Commentary: The Real Threat Isn't Housing
The quickest way to get run over is to look the wrong way when you cross the street. Right now everyone is worrying--or obsessing--about a potential housing bust. And why not? You can hear the screams issuing from California to Florida as subprime borrowers and lenders take it on the chin.
But the biggest danger is not the housing decline, however painful it might be. Instead, an 18-wheeler that threatens to flatten the economy and the financial markets is barreling at us from another direction altogether: weak productivity growth.
On Mar. 6, the Bureau of Labor Statistics announced that nonfarm business productivity rose by only 1.6% in 2006, its smallest gain since 1997. And more bad news was buried deep in the report: Productivity gains for 2005 and 2004 were revised down as well.
Investors shrugged off those numbers, sending the stock market up 1.5% that day for the biggest gain since July, responding to a rise in Asian markets and reassuring words from Treasury Secretary Henry Paulson. But if productivity growth continues its three-year slide, the U.S. will be vulnerable to a widespread recession or financial crisis that dwarfs any damage from the housing slump. Like a family living large that has to cut back, Americans will find that all of the bills put off for years will come due.
Consider the facts. Since 1995, when the New Economy and the information revolution really took hold, gains in productivity (output per hour) have averaged about 2.7% per year. That's a full percentage point higher than the preceding two decades.
Faster productivity growth means that the annual output of the economy today is about 10%, or $1.2 trillion, bigger than it would have been at the previous anemic pace. That additional output is more than enough to pay for the war in Iraq, which is costing $100 billion to $150 billion per year, and for the entire $767 billion annual cost of home construction and renovation in 2006. And you'd still have some spare billions left over.
In short, the productivity acceleration of the past 10 years has created a total of $6.4 trillion in extra output since 1995, measured in 2006 dollars. That helps explain why American households, taken together, are so much richer than they were: Household nonhousing net worth, adjusted for inflation and federal debt, has soared by almost $14 trillion over the same period, despite the dot-com debacle that crashed the market.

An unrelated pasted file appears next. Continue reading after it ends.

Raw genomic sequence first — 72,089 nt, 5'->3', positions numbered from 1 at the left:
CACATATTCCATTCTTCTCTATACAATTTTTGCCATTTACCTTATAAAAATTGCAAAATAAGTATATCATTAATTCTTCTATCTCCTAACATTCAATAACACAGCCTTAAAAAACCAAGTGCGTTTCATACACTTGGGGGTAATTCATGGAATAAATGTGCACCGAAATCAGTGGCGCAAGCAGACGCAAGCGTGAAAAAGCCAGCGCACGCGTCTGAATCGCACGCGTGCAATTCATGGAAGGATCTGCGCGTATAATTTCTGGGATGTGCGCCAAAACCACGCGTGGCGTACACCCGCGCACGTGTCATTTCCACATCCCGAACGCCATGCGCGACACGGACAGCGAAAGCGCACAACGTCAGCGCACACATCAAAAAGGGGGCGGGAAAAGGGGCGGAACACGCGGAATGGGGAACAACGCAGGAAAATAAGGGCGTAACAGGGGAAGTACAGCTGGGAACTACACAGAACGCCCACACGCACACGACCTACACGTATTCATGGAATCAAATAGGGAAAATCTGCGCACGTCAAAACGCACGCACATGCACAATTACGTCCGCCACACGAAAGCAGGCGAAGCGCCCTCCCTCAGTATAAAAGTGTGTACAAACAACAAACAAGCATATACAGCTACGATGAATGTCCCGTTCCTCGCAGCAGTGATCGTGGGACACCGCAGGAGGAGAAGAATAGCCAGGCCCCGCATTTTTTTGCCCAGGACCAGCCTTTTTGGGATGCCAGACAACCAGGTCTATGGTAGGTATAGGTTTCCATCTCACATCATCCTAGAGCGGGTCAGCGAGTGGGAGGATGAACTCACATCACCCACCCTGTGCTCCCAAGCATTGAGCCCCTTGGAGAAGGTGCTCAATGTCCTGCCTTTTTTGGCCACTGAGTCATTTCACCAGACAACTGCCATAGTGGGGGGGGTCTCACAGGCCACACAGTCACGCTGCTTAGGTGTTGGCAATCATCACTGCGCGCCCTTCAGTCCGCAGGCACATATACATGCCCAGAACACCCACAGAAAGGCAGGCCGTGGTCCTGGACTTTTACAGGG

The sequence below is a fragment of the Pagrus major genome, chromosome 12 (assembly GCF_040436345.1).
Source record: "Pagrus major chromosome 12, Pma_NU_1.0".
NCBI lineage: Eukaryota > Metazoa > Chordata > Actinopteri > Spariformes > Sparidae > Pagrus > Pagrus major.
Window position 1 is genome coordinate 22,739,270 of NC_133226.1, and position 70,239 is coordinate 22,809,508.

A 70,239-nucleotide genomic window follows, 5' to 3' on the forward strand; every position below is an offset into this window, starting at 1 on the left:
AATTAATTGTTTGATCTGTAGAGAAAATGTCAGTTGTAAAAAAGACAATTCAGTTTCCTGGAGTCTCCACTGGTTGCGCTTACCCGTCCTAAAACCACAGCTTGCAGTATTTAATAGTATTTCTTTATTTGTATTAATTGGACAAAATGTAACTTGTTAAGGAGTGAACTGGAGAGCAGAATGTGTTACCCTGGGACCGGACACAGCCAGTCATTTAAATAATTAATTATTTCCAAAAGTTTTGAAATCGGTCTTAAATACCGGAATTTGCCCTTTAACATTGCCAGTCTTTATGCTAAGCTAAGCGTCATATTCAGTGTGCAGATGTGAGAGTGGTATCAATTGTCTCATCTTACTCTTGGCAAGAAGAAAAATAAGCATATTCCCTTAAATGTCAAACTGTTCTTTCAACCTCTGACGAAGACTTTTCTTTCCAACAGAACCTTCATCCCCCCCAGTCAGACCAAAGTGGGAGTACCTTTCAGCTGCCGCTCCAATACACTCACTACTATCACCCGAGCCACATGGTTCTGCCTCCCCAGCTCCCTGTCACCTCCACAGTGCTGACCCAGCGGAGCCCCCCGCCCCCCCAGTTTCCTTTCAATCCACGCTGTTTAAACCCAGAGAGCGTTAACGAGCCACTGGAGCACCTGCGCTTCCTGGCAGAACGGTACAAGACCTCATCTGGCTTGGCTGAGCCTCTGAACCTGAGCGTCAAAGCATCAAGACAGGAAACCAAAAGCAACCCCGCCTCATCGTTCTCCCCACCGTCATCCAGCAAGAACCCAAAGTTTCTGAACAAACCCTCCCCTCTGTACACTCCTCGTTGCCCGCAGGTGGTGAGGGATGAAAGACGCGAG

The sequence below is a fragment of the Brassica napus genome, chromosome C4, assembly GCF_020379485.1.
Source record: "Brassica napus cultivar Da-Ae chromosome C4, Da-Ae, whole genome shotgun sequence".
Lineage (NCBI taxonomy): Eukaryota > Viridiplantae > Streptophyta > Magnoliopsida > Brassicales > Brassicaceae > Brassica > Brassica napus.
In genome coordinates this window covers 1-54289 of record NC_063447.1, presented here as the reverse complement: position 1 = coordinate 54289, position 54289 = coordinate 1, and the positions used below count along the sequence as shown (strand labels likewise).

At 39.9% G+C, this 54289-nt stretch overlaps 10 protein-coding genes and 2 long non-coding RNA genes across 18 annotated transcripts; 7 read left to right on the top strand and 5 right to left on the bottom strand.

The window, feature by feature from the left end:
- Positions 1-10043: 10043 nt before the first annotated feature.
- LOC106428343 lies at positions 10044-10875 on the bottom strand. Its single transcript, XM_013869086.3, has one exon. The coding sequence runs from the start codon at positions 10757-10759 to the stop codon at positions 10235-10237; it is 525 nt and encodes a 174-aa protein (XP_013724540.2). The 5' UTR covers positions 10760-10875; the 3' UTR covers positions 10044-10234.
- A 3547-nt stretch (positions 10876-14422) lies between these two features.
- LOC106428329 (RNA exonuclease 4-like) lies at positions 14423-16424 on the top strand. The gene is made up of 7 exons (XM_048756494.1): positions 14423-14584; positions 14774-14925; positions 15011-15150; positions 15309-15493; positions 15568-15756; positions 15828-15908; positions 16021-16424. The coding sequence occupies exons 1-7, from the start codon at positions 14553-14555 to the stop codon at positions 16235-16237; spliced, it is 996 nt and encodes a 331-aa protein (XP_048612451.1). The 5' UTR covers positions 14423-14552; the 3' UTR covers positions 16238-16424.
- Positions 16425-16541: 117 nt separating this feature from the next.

The massive amount of additional production is a key reason why the U.S. has not faced upward pressure on prices. And good productivity gains gave the economy enough momentum to fight off the disasters of 2001--the terrorist attacks, the stock market crash, the collapse of Enron--with only a minimal recession.
But the bonanza starts to disappear if productivity growth drops much further below its current level. Such a decline is a lot more possible than most economists realize or are willing to accept. History shows that shifts in the long-term trends of productivity are essentially unpredictable. No economic forecaster, as far as I know, foretold the productivity acceleration of the mid-1990s. And nobody, but nobody, predicted the productivity slowdown of the 1970s, which ignited years of high inflation.
What are the warning signs that the productivity revolution might be flagging? One is the decline in business investment in the fourth quarter of 2006, combined with the drop in new orders for nondefense, non-aircraft capital goods in January. This could be due to the housing slump, or it could be that companies are seeing fewer good investment opportunities, at least in the U.S.
Another disturbing indicator would be an unexpectedly high increase in jobs over the next few months. If companies run into productivity problems, their first response will be to hire more workers to meet demand. Finally, the biggest red flag would be a shortfall in corporate profits that lasts more than one quarter, just as a precursor to the New Economy was a sharp rise in profits.
I have no crystal ball when it comes to productivity; no one does. But when you hear that tractor-trailer blow its air horn, it's a good idea to pay attention.
By Michael Mandel